It was a cool October morning. The trolley door opened with a swish. “Good morning, watch your step," Marlene Stevens, the bus operator for the Alexandria trolley was beginning her first trip of the day. The free trolley begins at the Potomac River waterfront and runs about a mile to the King Street Metrorail station with stops every 2-3 blocks.
"There was a rumor that we would stop anywhere along the way but that's not safe," she said. "See the round yellow sign like the sun — those are the official stops." The first passenger to step onto the trolley sits up in front on the polished wooden slat seats. She says that she lives in New York but comes every summer to visit her aunt. "I always take the trolley; there is just something fun about it."
The historical recording begins to play: "We are approaching Patrick Street, named after Patrick Henry, our illustrious patriot."
Stevens says she has just been doing this job since August but was a DASH bus driver before. "They train you and then decide when you are ready to let go. But," she says enthusiastically, "When this job came up, I claimed it for myself. It is perfect for me. I love history and every day I learn something new about Alexandria’s history. And I love being around people and it takes me back to my childhood. There is just something about trolleys."
As two customers loaded with bags struggle aboard, they explain they are traveling. Stevens says there are a lot of tourists but also a lot of locals who ride to work or to lunch. "See those outdoor tables. They will be full by lunch as people try to grab a few more days outside."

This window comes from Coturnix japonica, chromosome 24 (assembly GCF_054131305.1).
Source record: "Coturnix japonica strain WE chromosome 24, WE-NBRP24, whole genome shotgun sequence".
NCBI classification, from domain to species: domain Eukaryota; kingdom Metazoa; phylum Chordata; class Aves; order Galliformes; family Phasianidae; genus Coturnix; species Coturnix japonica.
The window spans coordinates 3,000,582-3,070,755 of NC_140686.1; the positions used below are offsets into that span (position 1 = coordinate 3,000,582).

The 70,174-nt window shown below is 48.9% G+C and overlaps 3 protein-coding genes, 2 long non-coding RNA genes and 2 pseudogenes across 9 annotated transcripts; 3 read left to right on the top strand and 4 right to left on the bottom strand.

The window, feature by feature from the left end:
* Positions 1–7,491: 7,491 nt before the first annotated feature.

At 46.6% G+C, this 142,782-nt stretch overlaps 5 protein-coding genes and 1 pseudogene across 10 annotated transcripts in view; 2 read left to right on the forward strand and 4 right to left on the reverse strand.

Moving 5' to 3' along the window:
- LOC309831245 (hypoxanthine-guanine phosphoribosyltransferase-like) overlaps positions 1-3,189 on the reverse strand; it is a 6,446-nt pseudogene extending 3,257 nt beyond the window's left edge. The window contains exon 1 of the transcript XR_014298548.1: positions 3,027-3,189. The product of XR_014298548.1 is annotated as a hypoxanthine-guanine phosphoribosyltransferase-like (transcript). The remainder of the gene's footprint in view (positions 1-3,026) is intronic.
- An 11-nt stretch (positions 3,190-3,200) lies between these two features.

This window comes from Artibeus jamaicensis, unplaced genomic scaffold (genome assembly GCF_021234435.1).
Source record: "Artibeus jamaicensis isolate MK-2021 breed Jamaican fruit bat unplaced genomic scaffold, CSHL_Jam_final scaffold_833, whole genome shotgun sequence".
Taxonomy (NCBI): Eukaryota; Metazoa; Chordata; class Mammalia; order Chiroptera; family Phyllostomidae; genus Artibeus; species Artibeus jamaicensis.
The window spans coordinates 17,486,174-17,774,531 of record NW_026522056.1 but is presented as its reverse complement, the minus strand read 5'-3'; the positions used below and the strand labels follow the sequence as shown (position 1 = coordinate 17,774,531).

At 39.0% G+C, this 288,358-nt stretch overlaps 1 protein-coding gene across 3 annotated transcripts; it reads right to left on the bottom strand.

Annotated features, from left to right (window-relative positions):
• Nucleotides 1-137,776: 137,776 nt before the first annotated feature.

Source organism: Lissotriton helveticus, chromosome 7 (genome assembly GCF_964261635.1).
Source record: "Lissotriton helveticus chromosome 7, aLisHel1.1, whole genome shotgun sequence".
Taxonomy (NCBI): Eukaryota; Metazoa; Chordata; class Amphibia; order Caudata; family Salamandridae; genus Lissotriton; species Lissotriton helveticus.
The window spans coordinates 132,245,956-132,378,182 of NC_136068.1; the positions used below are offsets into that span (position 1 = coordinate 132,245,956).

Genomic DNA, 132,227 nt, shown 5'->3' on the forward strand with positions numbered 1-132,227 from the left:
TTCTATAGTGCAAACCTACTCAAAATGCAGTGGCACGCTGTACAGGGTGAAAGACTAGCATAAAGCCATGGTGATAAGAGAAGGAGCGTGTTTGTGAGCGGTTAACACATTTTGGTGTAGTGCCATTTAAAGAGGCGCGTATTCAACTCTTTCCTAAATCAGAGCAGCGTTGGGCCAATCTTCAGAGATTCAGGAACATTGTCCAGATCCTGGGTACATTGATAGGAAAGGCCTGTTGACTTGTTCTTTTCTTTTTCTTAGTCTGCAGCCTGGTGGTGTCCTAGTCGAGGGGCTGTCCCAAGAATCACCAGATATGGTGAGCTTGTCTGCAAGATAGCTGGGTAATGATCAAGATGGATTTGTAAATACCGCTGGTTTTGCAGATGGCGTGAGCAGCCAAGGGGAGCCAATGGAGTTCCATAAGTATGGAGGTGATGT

She says she knows the trolley is full when people are crowded up to the wide yellow line painted on the floor in back of her seat. A sign on the front side seat indicates "use la grada para sentarse" (step up to the seats.). There is a mechanical ramp at the front door activated by a push button on the dash that helps people who have trouble with steps. The trolley can also convert seats to accommodate two wheelchairs if necessary. Stevens says that most people are very polite and follow the rules. They move over to make more room and give up a seat to a woman. "But one day when it was sweltering this summer a woman demanded that I put people off the trolley so she could get on with her stroller, child and husband. She was very irate. But that is rare."
A bell rings out as a passenger pulls a cord to signal he wants to get off at the next stop. As people hop off, Stevens reminds them, "Make sure you have all of your belongings. Watch your step. Have a great day." She adds, "even though I remind them, people leave a lot of things." She says they have two bike racks on the front of the trolley, and one day a man got off and left his bike on the front. "He returned later that evening to retrieve it."
She arrives at the end of King Street and the trolley empties as her passengers head to the Metro. She sits for 15 minutes while another trolley takes passengers back. Stevens starts up what she calls "her 2,000 pounds of red steel with a bell. Come on baby girl, there you go." She opens the door as a large line of waiting passengers steps onto the bus. A straggler runs across the sidewalk to catch the trolley before the door shuts. Stevens always waits for passengers to sit down before taking off. As Stevens rounds the curve at the end of the line and makes her final stop, 5-6 passengers head for the Christmas shop. "This is my favorite place with the original cobblestone around the corner. They told me if I want to keep my job, don't drive over the cobblestone … and I never do; it's a part of history."
Stevens drives the trolley Sunday-Wednesday from 10 a.m. -3 p.m. and a bus route on Thursday. She said she had been a nurse's aide, a death notice writer for the Washington Post, an actress, a DOT contractor — whatever job there was. She finally said to herself, "Lady, what do you want to do — you're getting old." And she had always wanted to drive a bus. "Sometimes life just gets in the way."